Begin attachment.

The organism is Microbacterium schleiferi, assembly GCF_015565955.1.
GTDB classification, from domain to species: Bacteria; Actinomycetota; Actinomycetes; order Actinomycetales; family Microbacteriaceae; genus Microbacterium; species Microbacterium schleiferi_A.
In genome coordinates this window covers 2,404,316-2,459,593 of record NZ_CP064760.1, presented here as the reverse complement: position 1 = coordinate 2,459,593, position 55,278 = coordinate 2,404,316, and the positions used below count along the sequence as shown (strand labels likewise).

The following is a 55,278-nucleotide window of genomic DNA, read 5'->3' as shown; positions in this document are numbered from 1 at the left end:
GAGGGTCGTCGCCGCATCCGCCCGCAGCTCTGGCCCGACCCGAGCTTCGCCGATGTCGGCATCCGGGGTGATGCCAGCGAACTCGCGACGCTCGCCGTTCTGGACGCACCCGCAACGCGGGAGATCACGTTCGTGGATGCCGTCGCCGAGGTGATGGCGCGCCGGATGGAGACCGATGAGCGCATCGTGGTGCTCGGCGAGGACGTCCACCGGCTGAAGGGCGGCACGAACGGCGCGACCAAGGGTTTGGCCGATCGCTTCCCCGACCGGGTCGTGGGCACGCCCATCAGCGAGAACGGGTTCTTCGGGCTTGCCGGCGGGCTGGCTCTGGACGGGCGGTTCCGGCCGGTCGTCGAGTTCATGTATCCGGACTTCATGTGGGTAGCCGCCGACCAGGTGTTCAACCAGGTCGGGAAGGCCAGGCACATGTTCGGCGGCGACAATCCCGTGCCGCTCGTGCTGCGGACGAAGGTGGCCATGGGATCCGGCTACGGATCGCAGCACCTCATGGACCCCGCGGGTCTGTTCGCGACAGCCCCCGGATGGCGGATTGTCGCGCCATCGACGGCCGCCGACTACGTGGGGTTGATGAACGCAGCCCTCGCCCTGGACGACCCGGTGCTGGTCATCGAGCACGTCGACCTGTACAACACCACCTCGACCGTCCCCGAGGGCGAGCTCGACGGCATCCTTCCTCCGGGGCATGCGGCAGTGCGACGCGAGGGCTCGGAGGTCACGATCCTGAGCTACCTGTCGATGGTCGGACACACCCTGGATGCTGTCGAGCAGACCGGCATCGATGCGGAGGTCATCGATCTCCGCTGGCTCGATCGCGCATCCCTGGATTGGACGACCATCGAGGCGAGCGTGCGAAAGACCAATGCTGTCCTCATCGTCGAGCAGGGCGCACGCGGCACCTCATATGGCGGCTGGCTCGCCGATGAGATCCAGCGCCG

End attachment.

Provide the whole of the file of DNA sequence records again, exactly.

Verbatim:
The organism is Microbacterium schleiferi, assembly GCF_015565955.1.
GTDB classification, from domain to species: Bacteria; Actinomycetota; Actinomycetes; order Actinomycetales; family Microbacteriaceae; genus Microbacterium; species Microbacterium schleiferi_A.
In genome coordinates this window covers 2,404,316-2,459,593 of record NZ_CP064760.1, presented here as the reverse complement: position 1 = coordinate 2,459,593, position 55,278 = coordinate 2,404,316, and the positions used below count along the sequence as shown (strand labels likewise).

The following is a 55,278-nucleotide window of genomic DNA, read 5'->3' as shown; positions in this document are numbered from 1 at the left end:
GAGGGTCGTCGCCGCATCCGCCCGCAGCTCTGGCCCGACCCGAGCTTCGCCGATGTCGGCATCCGGGGTGATGCCAGCGAACTCGCGACGCTCGCCGTTCTGGACGCACCCGCAACGCGGGAGATCACGTTCGTGGATGCCGTCGCCGAGGTGATGGCGCGCCGGATGGAGACCGATGAGCGCATCGTGGTGCTCGGCGAGGACGTCCACCGGCTGAAGGGCGGCACGAACGGCGCGACCAAGGGTTTGGCCGATCGCTTCCCCGACCGGGTCGTGGGCACGCCCATCAGCGAGAACGGGTTCTTCGGGCTTGCCGGCGGGCTGGCTCTGGACGGGCGGTTCCGGCCGGTCGTCGAGTTCATGTATCCGGACTTCATGTGGGTAGCCGCCGACCAGGTGTTCAACCAGGTCGGGAAGGCCAGGCACATGTTCGGCGGCGACAATCCCGTGCCGCTCGTGCTGCGGACGAAGGTGGCCATGGGATCCGGCTACGGATCGCAGCACCTCATGGACCCCGCGGGTCTGTTCGCGACAGCCCCCGGATGGCGGATTGTCGCGCCATCGACGGCCGCCGACTACGTGGGGTTGATGAACGCAGCCCTCGCCCTGGACGACCCGGTGCTGGTCATCGAGCACGTCGACCTGTACAACACCACCTCGACCGTCCCCGAGGGCGAGCTCGACGGCATCCTTCCTCCGGGGCATGCGGCAGTGCGACGCGAGGGCTCGGAGGTCACGATCCTGAGCTACCTGTCGATGGTCGGACACACCCTGGATGCTGTCGAGCAGACCGGCATCGATGCGGAGGTCATCGATCTCCGCTGGCTCGATCGCGCATCCCTGGATTGGACGACCATCGAGGCGAGCGTGCGAAAGACCAATGCTGTCCTCATCGTCGAGCAGGGCGCACGCGGCACCTCATATGGCGGCTGGCTCGCCGATGAGATCCAGCGCCG